He thinks it over, then hails a guy dozing on a plastic chair. They speak for a minute in rapid-fire Khmer.
“This is my brother,” the waiter says. “He drive tuk tuk. He take you.”
“Does he speak English?”
“So how will the doctor know what’s wrong with me?”
The waiter shakes his head. “Okay, okay,” he says. “I come with. I translate. But you buy tour next time, ok?”
“I buy tour next time.”
We dash to the tuk tuk and the driver starts the engine. The little Chinese motorbike fixed to the gaudily-painted trailer chugs to life before bouncing over the partially flooded road. We lurch along the seawall past blue ocean churned brown, salt spray in my face, jungle-clad islands poking through the haze in the distance, each lurch and bump a hatchet to my skull, a blow to my stomach. Sphincter puckered. I’m surprised I haven’t leaked.
As we drive, the waiter makes idle conversation: “Where you from?” and “How long you stay in Cambodia?” and “You buy tour tomorrow?”
I hold my throbbing hot head in my hands. If I’m alive tomorrow.
We pass a ruined statue of a naked woman, another of a giant crab, then an empty market and more burnt-out villas. Locals cower in the doorways of ramshackle huts, watching the cold driving rain. No one is in the streets.
After about fifteen minutes the tuk tuk stops in front of a dilapidated one-room shack.
“Why are we stopping?” I said. “Where’s the doctor?”
The waiter gives me a strange look and says, “This is doctor’s office.”
The wood and corrugated iron shack is built on wooden stilts over an open sewer where brown frothy water and debris gushes towards the sea.
I hesitate and the waiter says, “You no worry. This is good doctor. No problem. He give me two babies.”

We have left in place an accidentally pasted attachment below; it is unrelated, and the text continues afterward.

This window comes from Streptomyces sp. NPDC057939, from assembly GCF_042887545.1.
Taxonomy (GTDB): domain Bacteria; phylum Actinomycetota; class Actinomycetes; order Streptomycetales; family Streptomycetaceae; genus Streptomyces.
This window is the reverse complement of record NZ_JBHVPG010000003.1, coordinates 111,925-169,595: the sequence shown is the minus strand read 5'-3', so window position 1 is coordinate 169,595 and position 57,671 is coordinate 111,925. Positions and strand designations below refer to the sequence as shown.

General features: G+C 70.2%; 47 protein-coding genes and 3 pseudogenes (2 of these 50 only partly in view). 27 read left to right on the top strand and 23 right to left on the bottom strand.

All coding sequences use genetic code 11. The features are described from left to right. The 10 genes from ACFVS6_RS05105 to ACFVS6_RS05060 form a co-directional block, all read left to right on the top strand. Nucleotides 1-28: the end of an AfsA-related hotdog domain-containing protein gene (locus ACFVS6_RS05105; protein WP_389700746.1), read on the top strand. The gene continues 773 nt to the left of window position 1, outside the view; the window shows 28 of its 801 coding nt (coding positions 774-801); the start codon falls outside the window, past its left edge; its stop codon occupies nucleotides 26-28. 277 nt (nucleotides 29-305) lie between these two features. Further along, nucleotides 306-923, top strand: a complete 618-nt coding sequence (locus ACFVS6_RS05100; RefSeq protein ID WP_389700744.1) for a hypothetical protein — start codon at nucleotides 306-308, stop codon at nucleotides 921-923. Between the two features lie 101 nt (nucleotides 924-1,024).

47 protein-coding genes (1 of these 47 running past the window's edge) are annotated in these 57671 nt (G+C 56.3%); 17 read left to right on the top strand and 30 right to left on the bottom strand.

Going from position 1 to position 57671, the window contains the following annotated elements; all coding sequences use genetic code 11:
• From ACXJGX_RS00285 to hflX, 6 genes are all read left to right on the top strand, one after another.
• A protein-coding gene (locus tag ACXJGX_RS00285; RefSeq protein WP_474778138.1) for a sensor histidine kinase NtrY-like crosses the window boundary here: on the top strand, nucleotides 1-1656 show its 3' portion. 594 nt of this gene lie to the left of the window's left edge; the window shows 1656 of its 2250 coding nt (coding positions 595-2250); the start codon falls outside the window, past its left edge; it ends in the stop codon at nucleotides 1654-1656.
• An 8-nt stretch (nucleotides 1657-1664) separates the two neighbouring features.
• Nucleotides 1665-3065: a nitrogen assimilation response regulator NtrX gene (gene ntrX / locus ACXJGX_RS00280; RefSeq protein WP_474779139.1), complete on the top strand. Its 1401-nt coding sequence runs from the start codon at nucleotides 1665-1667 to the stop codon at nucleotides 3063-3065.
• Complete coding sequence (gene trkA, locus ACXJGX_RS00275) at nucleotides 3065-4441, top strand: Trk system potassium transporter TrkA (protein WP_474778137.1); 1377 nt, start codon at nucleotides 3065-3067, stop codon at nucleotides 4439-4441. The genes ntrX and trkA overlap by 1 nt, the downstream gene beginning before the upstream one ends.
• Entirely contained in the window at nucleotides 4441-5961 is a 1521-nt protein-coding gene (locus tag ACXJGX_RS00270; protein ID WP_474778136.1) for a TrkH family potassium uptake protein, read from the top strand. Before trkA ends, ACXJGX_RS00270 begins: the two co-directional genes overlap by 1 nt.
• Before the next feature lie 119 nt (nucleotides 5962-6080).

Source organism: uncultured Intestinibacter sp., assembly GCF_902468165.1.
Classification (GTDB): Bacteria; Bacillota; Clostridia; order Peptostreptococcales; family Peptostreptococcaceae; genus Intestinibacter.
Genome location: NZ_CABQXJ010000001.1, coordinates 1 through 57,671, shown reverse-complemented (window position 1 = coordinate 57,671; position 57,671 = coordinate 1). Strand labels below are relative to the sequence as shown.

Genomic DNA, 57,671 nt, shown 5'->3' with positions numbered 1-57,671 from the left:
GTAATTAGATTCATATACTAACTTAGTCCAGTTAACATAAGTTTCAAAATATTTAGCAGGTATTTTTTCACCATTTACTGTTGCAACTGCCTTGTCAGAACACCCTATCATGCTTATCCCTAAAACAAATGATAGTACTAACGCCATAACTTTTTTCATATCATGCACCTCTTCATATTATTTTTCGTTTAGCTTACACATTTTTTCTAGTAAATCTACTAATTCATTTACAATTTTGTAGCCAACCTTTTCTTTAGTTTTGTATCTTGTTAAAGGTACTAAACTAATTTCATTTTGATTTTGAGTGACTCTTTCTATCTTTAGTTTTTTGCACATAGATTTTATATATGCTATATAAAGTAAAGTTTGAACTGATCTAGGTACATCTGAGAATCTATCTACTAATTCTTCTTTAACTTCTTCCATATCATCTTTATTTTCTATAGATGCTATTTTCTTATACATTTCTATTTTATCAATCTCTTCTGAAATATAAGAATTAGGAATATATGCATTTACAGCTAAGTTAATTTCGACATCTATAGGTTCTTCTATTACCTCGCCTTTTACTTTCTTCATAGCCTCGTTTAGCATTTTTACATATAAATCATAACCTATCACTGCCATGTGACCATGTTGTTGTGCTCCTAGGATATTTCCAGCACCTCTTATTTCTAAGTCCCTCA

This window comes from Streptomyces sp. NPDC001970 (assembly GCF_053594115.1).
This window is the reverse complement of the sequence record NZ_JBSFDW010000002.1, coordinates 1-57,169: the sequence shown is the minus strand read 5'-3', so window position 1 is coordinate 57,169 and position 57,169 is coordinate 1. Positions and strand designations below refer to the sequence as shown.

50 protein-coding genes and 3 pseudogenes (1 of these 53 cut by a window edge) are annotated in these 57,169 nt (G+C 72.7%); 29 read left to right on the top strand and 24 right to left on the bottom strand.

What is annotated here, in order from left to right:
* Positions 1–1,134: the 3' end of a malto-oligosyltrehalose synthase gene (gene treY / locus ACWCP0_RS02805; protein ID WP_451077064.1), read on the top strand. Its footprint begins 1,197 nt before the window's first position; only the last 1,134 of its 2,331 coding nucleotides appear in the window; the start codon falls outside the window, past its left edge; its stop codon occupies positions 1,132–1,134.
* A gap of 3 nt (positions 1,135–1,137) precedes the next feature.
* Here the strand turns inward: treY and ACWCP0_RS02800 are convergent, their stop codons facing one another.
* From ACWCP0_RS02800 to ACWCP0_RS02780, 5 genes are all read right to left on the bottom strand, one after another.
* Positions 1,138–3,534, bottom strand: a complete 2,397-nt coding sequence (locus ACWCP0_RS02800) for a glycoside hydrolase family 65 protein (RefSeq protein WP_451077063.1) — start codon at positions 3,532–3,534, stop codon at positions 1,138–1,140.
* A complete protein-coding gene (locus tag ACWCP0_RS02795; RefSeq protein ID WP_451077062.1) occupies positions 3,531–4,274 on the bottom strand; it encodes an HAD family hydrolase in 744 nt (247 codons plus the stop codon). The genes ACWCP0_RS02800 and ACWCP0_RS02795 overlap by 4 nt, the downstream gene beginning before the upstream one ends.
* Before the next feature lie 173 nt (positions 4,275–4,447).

I step into the rain, run to the covered porch. The waiter follows. A metal roof in hard rain: deafening. Through the chinks in the floor I can see rushing filthy water and a mucous-like foam. A semiconscious man groans topless on a rattan mat in a corner, and behind a chain-link window is the middle-aged doctor’s sour face.
The waiter speaks to the doctor. A piece is missing from his fat, lumpy head. Dark and surly, he looks as if he’s made of mud. I steady myself against the rickety wall. The squat doctor grunts and gives me a quick look-over. It’s the only time he glances at me.
“You’re telling him everything, right?” I say.
“I tell, I tell.”
“You told him about the headache and diarrhea and fever?”
The waiter adds something and said, “I tell, I tell.”
The doctor starts rummaging through a small glass case: his pharmacy. There are maybe twenty different types of pills in boxes and bottles. No more. The doctor picks up a little pair of scissors and starts trimming away pills from larger bubble sheets. He takes his sweet time, rounding all the edges before placing the pills in a little plastic bag. I sway on my feet. The doctor pushes the bag through the chain-link and coughs.